I also believe there is another plausible theroy to expplain the differences in how conservatives, liberals and libertarians look at the world ethically. In reading Ken Wilber I became aware of Spiral Dynamics, a model for classifying worldviews based on stages of mental and spiritual evolution. Just as humans as a species have evolved over time, individual humans evolve through stages as they mature. Spiral Dynamics stems from the research conducted by Clare W. Graves, a professor of psychology who originally developed a model based on his research. Don Beck and Chris Cowan expanded on Graves’ work and added colors as a shorthand way to identify the different stages of evolution, which is explained in their book, Spiral Dynamics: Mastering Values, Leadership and Change.The Spiral Dynamics model has 8 colors divided into two “tiers” but I’d like to focus on three colors that are contiguous with each other: blue, orange and green. Blue (also called “Traditional” by Stephen McIntosh) feels there is a Higher Power (typically God) that punishes evil and rewards the good. Blue values stability and order which is accomplished by obeying higher authorities and their rules. Traditional Republicans and conservatives are Blue.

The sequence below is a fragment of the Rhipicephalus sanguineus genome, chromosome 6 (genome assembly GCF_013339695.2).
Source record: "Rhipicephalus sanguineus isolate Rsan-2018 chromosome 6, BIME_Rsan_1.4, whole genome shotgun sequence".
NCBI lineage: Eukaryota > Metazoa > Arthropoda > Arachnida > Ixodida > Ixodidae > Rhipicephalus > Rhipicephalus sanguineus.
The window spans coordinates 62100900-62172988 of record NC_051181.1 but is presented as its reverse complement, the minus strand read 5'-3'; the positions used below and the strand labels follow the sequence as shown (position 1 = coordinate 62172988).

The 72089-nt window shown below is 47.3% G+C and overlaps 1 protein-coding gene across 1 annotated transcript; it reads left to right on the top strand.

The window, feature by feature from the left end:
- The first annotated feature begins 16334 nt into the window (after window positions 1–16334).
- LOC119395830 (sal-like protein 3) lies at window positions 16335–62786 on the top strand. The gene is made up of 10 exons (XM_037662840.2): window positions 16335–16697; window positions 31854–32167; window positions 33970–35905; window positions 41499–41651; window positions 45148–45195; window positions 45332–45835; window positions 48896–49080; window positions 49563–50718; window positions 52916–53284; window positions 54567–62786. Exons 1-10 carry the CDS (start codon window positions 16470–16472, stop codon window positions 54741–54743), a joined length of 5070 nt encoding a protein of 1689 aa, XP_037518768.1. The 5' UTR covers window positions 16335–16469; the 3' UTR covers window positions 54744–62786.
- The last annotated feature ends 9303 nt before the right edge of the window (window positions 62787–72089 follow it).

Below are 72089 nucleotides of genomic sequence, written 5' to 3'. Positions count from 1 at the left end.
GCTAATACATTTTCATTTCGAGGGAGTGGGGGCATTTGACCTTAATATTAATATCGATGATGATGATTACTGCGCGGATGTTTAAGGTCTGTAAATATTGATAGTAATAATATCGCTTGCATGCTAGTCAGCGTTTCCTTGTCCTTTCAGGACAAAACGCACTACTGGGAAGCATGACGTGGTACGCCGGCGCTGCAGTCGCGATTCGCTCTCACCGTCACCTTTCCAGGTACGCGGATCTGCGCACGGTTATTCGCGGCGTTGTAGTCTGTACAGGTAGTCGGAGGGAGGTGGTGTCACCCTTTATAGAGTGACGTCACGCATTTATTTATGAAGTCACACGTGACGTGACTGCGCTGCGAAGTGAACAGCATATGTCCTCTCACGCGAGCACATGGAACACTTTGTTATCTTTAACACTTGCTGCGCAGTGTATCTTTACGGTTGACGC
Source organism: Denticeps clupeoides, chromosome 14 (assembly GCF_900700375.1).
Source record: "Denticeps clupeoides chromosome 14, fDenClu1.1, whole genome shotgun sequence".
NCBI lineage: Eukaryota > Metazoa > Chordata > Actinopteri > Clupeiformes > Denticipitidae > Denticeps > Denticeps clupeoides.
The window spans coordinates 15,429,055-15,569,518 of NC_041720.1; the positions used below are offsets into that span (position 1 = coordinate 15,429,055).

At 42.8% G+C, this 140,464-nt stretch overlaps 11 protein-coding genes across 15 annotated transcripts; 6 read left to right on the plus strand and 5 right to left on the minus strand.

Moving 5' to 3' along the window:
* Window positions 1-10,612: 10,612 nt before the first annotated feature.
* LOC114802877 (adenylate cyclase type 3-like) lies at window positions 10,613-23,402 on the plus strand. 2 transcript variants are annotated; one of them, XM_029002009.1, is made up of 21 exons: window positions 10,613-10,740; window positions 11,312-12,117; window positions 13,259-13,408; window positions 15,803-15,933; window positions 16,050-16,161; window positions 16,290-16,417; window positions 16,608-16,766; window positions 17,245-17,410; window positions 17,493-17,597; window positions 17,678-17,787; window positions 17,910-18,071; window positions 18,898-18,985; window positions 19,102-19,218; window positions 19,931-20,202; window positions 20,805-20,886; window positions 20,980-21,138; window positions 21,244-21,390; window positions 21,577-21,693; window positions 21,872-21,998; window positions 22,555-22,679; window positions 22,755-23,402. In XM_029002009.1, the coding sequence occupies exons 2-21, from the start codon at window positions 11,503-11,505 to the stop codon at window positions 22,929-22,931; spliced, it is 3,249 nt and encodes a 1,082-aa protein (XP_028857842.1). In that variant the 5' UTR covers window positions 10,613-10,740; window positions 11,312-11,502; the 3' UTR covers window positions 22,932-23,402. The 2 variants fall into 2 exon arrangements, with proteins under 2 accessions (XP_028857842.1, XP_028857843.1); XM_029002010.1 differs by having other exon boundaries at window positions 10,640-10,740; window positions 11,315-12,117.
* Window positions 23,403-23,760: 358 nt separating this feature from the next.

Orange (or “Modern”) emphasize the individual and feel succesful living consists of competing to achieve results. They believe the free market best rewards individuals for their efforts. Libertarians and Objectivists typify Orange. They often form an uneasy alliance with Blue Republicans who also support the free market, sometimes reluctantly because of its inherent appeal to self-interest. Traditionalists support the market because it disciplines businessmen and individuals to pursue not just their own personal interests but “the public interest”. While Blue cherish tradition Orange values individual achievement and freedom. (Ayn Rand is an archetypical Orange which probably partially explains her antipathy for traditional conservatives.)